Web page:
What do Catholics believe?
In AD 380 the Roman emperor Theodosius made Christianity the state religion, calling the new religion Catholic. In one generation, Christians went from being persecuted, to becoming the official religion of the Roman Empire. Between the 4th and the 6th century, much of what we know now as the faith of the Roman Catholic Church emerged. At the center of this was the powerful Bishops including the Patriarch of Rome who took on the name "Pope" by the sixth century.
Here's more information from the popular book, "Roaming Catholics: ending the wandering to embrace the wonder"
The need for a standard liturgy grew in the minds of those who felt
they were in charge. The thought was that unity of the church would
only come about by conformity. Initially there was great variety in Sunday
celebrations, language, and customs. In the seventh century, however,
Pope Gregory the Great declared that the Latin Mass in Rome was the
standard for the Western Church. Latin versus Greek would ultimately
contribute to the Great Schism in the church in AD 1054.
As it became more scripted and standardized, the Catholic Mass
emphasized the sacrificial aspect of Jesus, focusing on His death on the
cross, and grew in importance while the teaching, preaching, and symbolism
of the Passover in the Eucharist faded.
The theology of the period stressed Christ’s divinity and a harsh
divine judgment on all people who violated both the moral code as
well as the laws of the church. This theology led to the people feeling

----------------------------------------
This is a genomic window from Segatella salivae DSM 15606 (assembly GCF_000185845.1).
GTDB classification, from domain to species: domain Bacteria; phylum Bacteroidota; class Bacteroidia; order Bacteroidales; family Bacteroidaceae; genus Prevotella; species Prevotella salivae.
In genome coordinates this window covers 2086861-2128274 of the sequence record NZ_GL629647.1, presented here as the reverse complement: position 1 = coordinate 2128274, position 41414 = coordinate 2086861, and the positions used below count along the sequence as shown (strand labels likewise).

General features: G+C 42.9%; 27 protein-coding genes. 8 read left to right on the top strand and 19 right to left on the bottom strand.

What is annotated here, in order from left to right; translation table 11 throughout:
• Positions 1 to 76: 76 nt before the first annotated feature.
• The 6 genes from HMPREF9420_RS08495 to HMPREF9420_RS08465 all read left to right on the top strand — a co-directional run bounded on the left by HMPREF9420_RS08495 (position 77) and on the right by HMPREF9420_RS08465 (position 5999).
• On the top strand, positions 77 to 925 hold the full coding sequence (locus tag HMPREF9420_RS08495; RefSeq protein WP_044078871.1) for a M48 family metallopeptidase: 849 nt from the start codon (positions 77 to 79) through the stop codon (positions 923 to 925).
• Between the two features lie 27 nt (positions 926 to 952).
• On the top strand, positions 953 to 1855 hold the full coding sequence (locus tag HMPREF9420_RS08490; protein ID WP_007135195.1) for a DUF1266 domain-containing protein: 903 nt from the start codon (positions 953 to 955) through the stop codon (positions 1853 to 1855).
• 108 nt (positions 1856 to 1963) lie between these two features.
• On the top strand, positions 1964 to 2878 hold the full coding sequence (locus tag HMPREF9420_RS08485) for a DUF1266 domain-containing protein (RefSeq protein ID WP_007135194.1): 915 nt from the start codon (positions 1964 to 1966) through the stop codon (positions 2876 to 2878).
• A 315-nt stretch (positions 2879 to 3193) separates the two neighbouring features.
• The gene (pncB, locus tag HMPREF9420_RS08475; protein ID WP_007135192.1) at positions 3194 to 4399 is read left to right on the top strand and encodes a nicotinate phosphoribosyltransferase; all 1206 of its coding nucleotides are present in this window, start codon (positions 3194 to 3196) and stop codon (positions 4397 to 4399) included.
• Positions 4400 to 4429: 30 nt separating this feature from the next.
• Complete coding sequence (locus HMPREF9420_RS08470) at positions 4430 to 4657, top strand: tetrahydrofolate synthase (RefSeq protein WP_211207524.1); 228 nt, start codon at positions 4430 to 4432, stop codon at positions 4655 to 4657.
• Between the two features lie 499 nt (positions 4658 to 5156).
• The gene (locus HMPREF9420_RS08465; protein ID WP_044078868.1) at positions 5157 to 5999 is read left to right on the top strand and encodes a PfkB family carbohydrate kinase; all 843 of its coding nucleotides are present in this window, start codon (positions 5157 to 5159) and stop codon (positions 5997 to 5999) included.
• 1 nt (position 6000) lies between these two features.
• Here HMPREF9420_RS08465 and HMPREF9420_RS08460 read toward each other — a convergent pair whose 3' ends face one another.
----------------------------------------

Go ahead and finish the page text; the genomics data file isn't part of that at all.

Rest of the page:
less worthy and less likely to approach God, and instead to look to the
church as the go-between between God and man. As a result there was a
gradual separation between the clergy and laity. The church taught that
the clergy were closer to God, holy, and worthy, while the people were
separated from God, unholy, and unworthy of God’s love.
Text above from page 51 in What is a Catholic - Chapter 10 of "Roaming Catholics"
Was Peter the first Pope? Should Christians pray the Rosary? Should priests be married? These are among the provocative topics addressed in Roaming Catholics: Ending the wandering to embrace the wonder"
This thoroughly researched book presents the development of the Catholic Church in an engaging way to help Christians understand their common history shared by all. The apostle Paul referred to the church as the "Body of Christ," not the "Body of Christians." Rather than Jew and Greek, slave and free, male and female he proclaimed we are to be one in Christ.
Pastor and theologian Kenneth Behr shares his own religious evolution from a Catholic altar boy to an evangelical pastor and engages readers with a parallel story of the evolution of Catholicism.
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